They warned me about something called culture shock when I arrived in the United States last July to take up my teaching post. Did I listen? Did I heck.
Embarking on the biggest adventure of my life, I was on a high. New school, new curriculum, new home, new friends - things could hardly have been more exciting. And anyway, we are not talking outer Mongolia. I had come to America, the land of Coca-Cola, MTV and four-wheel drives - just like Luton, really.
Well, apparently I was in the euphoria or "honeymoon" stage of culture shock, and there were a few more shocks to come.
The first six weeks or so were like being on holiday. But suddenly the homesickness kicked in and I began to wonder what I had got myself into.
For the first time in my life, I was officially a foreigner.
Every time I opened my mouth, I stood out as different. At school there were many new systems to cope with, but the biggest shock of all was getting up at 5.30 every morning to start teaching at 7.20am. Why couldn't the Americans just do things the British way? And why do they drive on the wrong side of the road?
I even found myself missing stuff like EastEnders - how sad is that? Desperate for a bit of Blighty, I subscribed to BBC America but was bitterly disappointed. Dying for a decent curry and a girls' night in with my friends back home, I started counting down the months until the end of the school year when I would be on the first plane to Gatwick and out of here. That was definitely my conflict stage.
The phrase "culture shock" was coined in 1954 by anthropologist Kalvero Oberg, who first described the emotional reactions to the disorientation felt when immersed in an unfamiliar culture and deprived of familiar cues.
Oberg identified four distinct stages of culture shock: euphoria, conflict, adjustment and adaptation. These are described by psychologists today as the U-curve of cultural adaptation - starting at an emotional high point, then experiencing a decline or depression before a levelling-off period, then a critical "recovery" stage, ending up more or less balanced where it all began.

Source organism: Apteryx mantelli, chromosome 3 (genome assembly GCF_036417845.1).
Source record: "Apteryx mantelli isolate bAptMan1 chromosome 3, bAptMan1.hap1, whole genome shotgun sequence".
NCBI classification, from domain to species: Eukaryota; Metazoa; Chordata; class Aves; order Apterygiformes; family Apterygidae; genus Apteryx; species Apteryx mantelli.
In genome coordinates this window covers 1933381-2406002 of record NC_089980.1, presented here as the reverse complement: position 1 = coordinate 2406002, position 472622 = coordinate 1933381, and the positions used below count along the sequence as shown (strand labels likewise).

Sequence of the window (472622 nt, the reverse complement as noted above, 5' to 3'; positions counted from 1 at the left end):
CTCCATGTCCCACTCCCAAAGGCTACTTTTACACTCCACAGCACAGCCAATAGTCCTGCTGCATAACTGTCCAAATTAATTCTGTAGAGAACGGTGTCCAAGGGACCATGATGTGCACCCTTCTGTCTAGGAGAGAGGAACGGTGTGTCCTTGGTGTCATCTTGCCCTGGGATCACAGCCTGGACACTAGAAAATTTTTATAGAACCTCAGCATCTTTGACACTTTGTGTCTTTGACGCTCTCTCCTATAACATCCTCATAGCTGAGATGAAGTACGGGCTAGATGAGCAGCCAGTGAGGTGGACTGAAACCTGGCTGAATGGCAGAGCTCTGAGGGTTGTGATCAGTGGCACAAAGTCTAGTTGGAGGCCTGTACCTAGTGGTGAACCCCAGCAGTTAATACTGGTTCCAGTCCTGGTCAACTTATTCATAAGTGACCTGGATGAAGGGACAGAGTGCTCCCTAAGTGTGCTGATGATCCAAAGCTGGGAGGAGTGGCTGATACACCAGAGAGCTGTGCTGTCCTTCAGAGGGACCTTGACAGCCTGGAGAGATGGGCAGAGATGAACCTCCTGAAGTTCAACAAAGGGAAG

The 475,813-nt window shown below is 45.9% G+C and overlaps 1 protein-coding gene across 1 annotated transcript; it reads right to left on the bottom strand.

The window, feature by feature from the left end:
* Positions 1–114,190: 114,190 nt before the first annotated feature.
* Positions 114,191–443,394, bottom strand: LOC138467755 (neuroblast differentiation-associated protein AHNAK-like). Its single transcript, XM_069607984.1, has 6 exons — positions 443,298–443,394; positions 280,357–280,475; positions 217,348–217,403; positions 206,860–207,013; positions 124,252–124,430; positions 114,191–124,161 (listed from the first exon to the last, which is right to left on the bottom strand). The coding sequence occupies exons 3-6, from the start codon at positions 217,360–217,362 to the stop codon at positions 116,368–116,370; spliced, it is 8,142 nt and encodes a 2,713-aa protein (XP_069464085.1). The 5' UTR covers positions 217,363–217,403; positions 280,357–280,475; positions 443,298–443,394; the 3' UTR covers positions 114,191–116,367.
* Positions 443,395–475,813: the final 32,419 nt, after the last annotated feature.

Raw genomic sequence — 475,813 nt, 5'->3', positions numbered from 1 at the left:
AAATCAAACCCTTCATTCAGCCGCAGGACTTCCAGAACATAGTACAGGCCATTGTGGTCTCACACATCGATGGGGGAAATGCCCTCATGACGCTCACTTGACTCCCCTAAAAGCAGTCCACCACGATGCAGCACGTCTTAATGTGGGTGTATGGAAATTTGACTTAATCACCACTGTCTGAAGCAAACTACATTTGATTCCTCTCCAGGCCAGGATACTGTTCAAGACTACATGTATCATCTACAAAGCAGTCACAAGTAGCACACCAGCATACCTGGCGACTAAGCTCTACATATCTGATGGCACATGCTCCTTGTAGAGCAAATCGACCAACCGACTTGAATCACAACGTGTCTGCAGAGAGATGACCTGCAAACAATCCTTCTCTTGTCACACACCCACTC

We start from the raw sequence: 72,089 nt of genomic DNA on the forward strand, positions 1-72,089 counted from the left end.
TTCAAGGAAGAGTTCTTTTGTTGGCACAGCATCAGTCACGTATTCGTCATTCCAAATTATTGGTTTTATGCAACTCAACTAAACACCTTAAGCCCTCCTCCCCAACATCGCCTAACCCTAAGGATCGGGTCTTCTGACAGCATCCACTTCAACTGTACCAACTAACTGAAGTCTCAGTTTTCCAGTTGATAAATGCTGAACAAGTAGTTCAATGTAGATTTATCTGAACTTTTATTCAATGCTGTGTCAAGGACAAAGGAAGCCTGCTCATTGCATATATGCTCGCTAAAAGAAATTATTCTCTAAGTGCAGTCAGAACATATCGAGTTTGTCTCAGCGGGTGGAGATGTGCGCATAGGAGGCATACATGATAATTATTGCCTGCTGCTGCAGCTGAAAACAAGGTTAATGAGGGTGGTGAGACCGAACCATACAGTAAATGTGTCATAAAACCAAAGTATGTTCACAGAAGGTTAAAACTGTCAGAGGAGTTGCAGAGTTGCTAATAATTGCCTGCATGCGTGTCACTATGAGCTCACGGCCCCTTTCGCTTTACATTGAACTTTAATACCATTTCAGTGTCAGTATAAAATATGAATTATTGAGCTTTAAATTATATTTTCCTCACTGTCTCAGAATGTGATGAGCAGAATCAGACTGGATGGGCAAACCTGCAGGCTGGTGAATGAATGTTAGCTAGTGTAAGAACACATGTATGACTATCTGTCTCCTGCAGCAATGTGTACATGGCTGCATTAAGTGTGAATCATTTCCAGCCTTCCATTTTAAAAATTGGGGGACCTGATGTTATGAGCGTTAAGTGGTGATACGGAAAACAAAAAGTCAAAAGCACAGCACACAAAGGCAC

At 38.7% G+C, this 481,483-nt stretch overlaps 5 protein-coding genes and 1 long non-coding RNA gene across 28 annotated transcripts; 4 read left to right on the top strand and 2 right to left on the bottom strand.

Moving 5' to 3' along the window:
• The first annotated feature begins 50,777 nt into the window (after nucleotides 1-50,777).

Although generally considered a negative consequence of moving abroad, some psychologists regard culture shock as a transitional experience important for self-development and personal growth.
As the daughter of Irish immigrants I can finally empathise with my parents, who left friends and family to start a new life in Britain. Even after 25 years, my mother always called Ireland home. But more interestingly to me as a teacher, I now have some idea of how immigrant, refugee and asylum-seeking pupils must feel when they arrive in the UK. I will never forget the little girl from Kenya who joined my Year 6 class in Luton last summer, and how she wrote, in broken English, about her journey to Britain - the emotional farewell to her extended family, the excitement as she ventured beyond her village for the first time, her amazement at seeing an airliner and how she shook "like a bug in a baobab tree" during the nine-hour flight.
She described Heathrow as beautiful, and at school continued to express awe and wonder at everyday things. Her enthusiasm and hunger for learning lit up my classroom. I find myself thinking of her now, at secondary school somewhere in England, and wondering if she, too, is coping with the conflict and adjustment stages.
At least I have not had to learn a new language as well, although these days I "grade" instead of mark, "check" instead of tick, and I have learned that you never call erasers "rubbers" in front of a class of American kids.
The lifestyle here is fantastic, the weather glorious and both the class sizes and workload are smaller than in the UK. I am now feeling settled and really enjoying the experience, although getting up at 5.30am still kills me and I still miss my friends back home. This is my gradual adjustment.
I think I am just about ready for the recovery stage now. And I hope the girl from Kenya is, too.
Mary McCarney is a visiting international faculty teacher at an elementary school in Georgia, USA